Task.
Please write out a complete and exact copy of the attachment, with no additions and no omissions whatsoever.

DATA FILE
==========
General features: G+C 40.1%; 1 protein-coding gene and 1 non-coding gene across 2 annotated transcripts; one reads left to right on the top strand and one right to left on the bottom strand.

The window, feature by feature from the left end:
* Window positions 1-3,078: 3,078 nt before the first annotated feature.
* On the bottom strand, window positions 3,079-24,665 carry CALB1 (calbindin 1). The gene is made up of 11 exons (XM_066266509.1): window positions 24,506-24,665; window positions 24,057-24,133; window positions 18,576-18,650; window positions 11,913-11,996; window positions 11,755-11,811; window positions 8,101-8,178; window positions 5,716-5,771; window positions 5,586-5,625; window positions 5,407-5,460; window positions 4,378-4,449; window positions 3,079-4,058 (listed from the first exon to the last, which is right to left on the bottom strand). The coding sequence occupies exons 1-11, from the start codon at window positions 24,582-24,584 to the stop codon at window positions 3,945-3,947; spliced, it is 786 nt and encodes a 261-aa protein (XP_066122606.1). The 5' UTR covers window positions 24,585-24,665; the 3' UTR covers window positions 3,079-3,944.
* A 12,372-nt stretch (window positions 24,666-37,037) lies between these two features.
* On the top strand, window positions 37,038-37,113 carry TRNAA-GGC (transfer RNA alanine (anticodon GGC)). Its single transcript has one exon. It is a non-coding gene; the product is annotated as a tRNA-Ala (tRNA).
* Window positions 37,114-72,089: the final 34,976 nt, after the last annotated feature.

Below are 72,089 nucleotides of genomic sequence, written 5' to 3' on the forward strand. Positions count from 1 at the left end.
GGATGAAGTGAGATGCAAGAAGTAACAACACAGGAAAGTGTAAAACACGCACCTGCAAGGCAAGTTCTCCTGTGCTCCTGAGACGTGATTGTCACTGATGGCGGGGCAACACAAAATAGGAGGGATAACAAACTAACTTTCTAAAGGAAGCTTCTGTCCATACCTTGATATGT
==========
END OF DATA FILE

General features: G+C 40.1%; 1 protein-coding gene and 1 non-coding gene across 2 annotated transcripts; one reads left to right on the top strand and one right to left on the bottom strand.

The window, feature by feature from the left end:
* Window positions 1-3,078: 3,078 nt before the first annotated feature.
* On the bottom strand, window positions 3,079-24,665 carry CALB1 (calbindin 1). The gene is made up of 11 exons (XM_066266509.1): window positions 24,506-24,665; window positions 24,057-24,133; window positions 18,576-18,650; window positions 11,913-11,996; window positions 11,755-11,811; window positions 8,101-8,178; window positions 5,716-5,771; window positions 5,586-5,625; window positions 5,407-5,460; window positions 4,378-4,449; window positions 3,079-4,058 (listed from the first exon to the last, which is right to left on the bottom strand). The coding sequence occupies exons 1-11, from the start codon at window positions 24,582-24,584 to the stop codon at window positions 3,945-3,947; spliced, it is 786 nt and encodes a 261-aa protein (XP_066122606.1). The 5' UTR covers window positions 24,585-24,665; the 3' UTR covers window positions 3,079-3,944.
* A 12,372-nt stretch (window positions 24,666-37,037) lies between these two features.
* On the top strand, window positions 37,038-37,113 carry TRNAA-GGC (transfer RNA alanine (anticodon GGC)). Its single transcript has one exon. It is a non-coding gene; the product is annotated as a tRNA-Ala (tRNA).
* Window positions 37,114-72,089: the final 34,976 nt, after the last annotated feature.

Below are 72,089 nucleotides of genomic sequence, written 5' to 3' on the forward strand. Positions count from 1 at the left end.
GGATGAAGTGAGATGCAAGAAGTAACAACACAGGAAAGTGTAAAACACGCACCTGCAAGGCAAGTTCTCCTGTGCTCCTGAGACGTGATTGTCACTGATGGCGGGGCAACACAAAATAGGAGGGATAACAAACTAACTTTCTAAAGGAAGCTTCTGTCCATACCTTGATATGT